This is the seventh year of Women in the Workplace, the largest study of women in corporate America.
This effort, conducted by McKinsey in partnership with LeanIn.Org, analyzes the representation of women in corporate America, provides an overview of HR policies and programs—including HR leaders’ sentiment on the most effective diversity, equity, and inclusion (DEI) practices—and explores the intersectional experiences of different groups of women at work. The data set this year reflects contributions from 423 participating organizations employing 12 million people and more than 65,000 people surveyed on their workplace experiences; in-depth interviews were also conducted with women of diverse identities, including women of color, LGBTQ+ women, and women with disabilities.
The state of women hangs in the balance
A year and a half into the COVID-19 pandemic, women have made important gains in representation, and especially in senior leadership. But the pandemic continues to take a toll. Women are now significantly more burned out—and increasingly more so than men.
Despite this added stress and exhaustion, women are rising to the moment as stronger leaders and taking on the extra work that comes with this: compared with men at the same level, women are doing more to support their teams and advance diversity, equity, and inclusion efforts. They are also more likely to be allies to women of color. Yet this critical work is going unrecognized and unrewarded by most companies, and that has concerning implications. Companies risk losing the very leaders they need right now, and it’s hard to imagine organizations navigating the pandemic and building inclusive workplaces if this work isn’t truly prioritized.
There is also a disconnect between companies’ growing commitment to racial equity and the lack of improvement we see in the day-to-day experiences of women of color. Women of color face similar types and frequencies of microaggressions as they did two years ago—and they remain far more likely than White women to be on the receiving end of disrespectful and “othering” behavior. And while more White employees see themselves as allies to women of color, they are no more likely than last year to speak out against discrimination, mentor or sponsor women of color, or take other actions to advocate for them. This points to the critical need for businesses to equip employees at all levels to challenge bias and show up as allies.
The path forward is clear. Companies need to take bold steps to address burnout. They need to recognize and reward the women leaders who are driving progress. And they need to do the deep cultural work required to create a workplace where all women feel valued.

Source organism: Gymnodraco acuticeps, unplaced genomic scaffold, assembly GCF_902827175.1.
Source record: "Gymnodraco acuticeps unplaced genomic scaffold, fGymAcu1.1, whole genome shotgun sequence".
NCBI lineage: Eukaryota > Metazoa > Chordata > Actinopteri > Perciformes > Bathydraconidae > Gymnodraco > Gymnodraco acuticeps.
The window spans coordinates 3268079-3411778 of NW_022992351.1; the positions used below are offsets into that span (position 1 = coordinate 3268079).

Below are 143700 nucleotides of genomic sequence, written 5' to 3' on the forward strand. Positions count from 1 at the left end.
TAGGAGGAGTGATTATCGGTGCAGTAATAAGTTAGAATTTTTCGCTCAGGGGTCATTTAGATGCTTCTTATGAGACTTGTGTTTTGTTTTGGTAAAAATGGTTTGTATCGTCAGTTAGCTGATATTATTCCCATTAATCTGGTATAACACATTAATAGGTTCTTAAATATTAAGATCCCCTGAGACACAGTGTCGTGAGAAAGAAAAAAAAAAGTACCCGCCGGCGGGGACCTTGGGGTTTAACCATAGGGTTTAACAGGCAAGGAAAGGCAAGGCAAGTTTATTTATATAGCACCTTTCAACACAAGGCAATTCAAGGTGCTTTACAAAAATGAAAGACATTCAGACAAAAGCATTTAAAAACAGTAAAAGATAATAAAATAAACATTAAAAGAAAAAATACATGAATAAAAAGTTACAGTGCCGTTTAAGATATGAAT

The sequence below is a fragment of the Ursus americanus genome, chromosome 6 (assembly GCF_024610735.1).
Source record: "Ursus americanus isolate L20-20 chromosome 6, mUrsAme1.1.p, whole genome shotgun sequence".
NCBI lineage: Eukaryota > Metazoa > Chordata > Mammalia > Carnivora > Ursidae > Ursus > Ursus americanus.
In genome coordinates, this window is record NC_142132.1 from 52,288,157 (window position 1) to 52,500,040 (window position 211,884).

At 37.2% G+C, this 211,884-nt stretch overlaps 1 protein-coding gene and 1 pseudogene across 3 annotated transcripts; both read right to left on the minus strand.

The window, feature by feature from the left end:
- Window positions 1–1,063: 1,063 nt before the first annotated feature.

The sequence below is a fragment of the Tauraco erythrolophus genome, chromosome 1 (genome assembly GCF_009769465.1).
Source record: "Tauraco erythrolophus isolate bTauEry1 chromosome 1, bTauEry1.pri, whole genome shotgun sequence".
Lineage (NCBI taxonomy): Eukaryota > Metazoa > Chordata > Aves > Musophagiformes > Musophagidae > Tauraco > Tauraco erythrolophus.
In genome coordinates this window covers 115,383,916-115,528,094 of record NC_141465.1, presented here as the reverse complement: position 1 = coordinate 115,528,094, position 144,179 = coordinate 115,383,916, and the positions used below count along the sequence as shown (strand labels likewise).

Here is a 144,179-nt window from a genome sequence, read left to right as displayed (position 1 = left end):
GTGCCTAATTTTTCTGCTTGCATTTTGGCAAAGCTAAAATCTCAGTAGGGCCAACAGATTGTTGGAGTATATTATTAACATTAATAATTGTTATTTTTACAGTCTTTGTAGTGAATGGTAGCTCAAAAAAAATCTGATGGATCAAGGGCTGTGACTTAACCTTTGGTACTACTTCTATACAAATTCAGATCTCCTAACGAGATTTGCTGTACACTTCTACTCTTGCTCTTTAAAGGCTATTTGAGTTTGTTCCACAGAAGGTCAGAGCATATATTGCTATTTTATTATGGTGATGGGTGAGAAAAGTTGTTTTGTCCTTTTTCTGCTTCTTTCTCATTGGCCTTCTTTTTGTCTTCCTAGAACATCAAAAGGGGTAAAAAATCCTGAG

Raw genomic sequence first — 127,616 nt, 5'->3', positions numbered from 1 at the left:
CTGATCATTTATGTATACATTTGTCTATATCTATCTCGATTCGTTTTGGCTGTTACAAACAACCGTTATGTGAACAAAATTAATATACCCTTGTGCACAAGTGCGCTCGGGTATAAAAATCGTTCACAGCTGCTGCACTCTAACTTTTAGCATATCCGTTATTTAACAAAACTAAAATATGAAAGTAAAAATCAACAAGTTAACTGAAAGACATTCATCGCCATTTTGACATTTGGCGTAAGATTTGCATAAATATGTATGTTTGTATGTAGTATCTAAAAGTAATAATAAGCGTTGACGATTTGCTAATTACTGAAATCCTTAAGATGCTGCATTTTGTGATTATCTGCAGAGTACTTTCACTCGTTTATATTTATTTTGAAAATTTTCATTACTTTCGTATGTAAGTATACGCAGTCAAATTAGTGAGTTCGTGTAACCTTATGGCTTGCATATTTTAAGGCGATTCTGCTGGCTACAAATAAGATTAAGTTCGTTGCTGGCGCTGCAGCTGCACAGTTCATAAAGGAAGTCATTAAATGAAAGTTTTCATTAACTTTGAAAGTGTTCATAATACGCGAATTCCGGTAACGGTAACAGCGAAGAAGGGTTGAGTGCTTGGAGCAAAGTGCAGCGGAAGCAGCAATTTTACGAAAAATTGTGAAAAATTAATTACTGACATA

“It’s the only time of my career that I seriously considered a less demanding job. I took another interview. I felt burned out so often. I felt caught in the middle of everyone’s emotional response to the pandemic and in between decision makers who have very, very different outlooks on how to respond. It was the first time I had to solve problems that so directly impacted people’s mental and physical health. It was the hardest working year of my life.” – Straight White woman, senior vice president
Women made gains in representation in 2020, but burnout is still on the rise
In spite of the challenges of the COVID-19 crisis, women’s representation improved across all levels of the corporate pipeline in 2020. This is an encouraging sign—and worth celebrating after an incredibly difficult year. But there are also persistent gaps in the pipeline: promotions at the first step up to manager are not equitable, and women of color lose ground in representation at every level.
There is still a “broken rung” at the first step up to manager. Since 2016, we have seen the same trend: women are promoted to manager at far lower rates than men, and this makes it nearly impossible for companies to lay a foundation for sustained progress at more senior levels. Additionally, the gains in representation for women overall haven’t translated to gains for women of color. Women of color continue to lose ground at every step in the pipeline—between the entry level and the C-suite, the representation of women of color drops off by more than 75 percent. As a result, women of color account for only 4 percent of C-suite leaders, a number that hasn’t moved significantly in the past three years.
The representation of women is only part of the story. The pandemic continues to take a toll on employees, and especially women. Women are even more burned out now than they were a year ago, and burnout is escalating much faster among women than among men. One in three women says that they have considered downshifting their career or leaving the workforce this year, compared with one in four who said this a few months into the pandemic. Additionally, four in ten women have considered leaving their company or switching jobs—and high employee turnover in recent months suggests that many of them are following through.
Although it’s not yet clear how the events of the past year and a half will affect the representation of women in corporate America in the long run, it’s very clear that this crisis is far from over. The risk to women, and to the companies that depend on their contributions, remains very real.
The state of the corporate pipeline
Women’s representation has increased across the pipeline since 2016. However, women—especially women of color—remain significantly underrepresented in leadership (Exhibit 1).
The rest of this article summarizes the main findings from the 2021 Women in the Workplace report (and for an even deeper look, visit our blog to read a behind-the-scenes chat with one of the report’s coauthors).